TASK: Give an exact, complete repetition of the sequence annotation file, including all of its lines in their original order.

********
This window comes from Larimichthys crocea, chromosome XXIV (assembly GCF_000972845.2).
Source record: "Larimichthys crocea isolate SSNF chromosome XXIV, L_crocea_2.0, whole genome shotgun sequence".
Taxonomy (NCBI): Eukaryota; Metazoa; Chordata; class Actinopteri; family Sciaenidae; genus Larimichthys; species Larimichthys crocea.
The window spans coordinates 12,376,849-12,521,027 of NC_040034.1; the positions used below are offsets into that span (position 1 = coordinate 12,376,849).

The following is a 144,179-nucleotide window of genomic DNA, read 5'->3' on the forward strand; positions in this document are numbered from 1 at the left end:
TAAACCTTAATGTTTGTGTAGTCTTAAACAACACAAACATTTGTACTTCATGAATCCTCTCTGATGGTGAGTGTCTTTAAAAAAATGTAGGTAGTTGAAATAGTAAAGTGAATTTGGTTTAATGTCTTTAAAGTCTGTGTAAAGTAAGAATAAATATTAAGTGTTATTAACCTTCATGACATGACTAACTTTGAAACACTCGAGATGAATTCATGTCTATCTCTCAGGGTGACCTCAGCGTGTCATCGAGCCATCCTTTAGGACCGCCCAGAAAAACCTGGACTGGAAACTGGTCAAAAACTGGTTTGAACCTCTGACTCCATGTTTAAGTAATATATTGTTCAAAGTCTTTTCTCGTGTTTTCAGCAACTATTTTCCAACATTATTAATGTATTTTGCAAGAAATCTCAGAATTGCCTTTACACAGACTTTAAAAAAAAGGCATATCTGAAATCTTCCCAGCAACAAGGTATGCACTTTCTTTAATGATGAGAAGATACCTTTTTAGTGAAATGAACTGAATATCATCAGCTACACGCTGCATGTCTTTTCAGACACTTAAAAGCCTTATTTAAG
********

This window comes from Larimichthys crocea, chromosome XXIV (assembly GCF_000972845.2).
Source record: "Larimichthys crocea isolate SSNF chromosome XXIV, L_crocea_2.0, whole genome shotgun sequence".
Taxonomy (NCBI): Eukaryota; Metazoa; Chordata; class Actinopteri; family Sciaenidae; genus Larimichthys; species Larimichthys crocea.
The window spans coordinates 12,376,849-12,521,027 of NC_040034.1; the positions used below are offsets into that span (position 1 = coordinate 12,376,849).

The following is a 144,179-nucleotide window of genomic DNA, read 5'->3' on the forward strand; positions in this document are numbered from 1 at the left end:
TAAACCTTAATGTTTGTGTAGTCTTAAACAACACAAACATTTGTACTTCATGAATCCTCTCTGATGGTGAGTGTCTTTAAAAAAATGTAGGTAGTTGAAATAGTAAAGTGAATTTGGTTTAATGTCTTTAAAGTCTGTGTAAAGTAAGAATAAATATTAAGTGTTATTAACCTTCATGACATGACTAACTTTGAAACACTCGAGATGAATTCATGTCTATCTCTCAGGGTGACCTCAGCGTGTCATCGAGCCATCCTTTAGGACCGCCCAGAAAAACCTGGACTGGAAACTGGTCAAAAACTGGTTTGAACCTCTGACTCCATGTTTAAGTAATATATTGTTCAAAGTCTTTTCTCGTGTTTTCAGCAACTATTTTCCAACATTATTAATGTATTTTGCAAGAAATCTCAGAATTGCCTTTACACAGACTTTAAAAAAAAGGCATATCTGAAATCTTCCCAGCAACAAGGTATGCACTTTCTTTAATGATGAGAAGATACCTTTTTAGTGAAATGAACTGAATATCATCAGCTACACGCTGCATGTCTTTTCAGACACTTAAAAGCCTTATTTAAG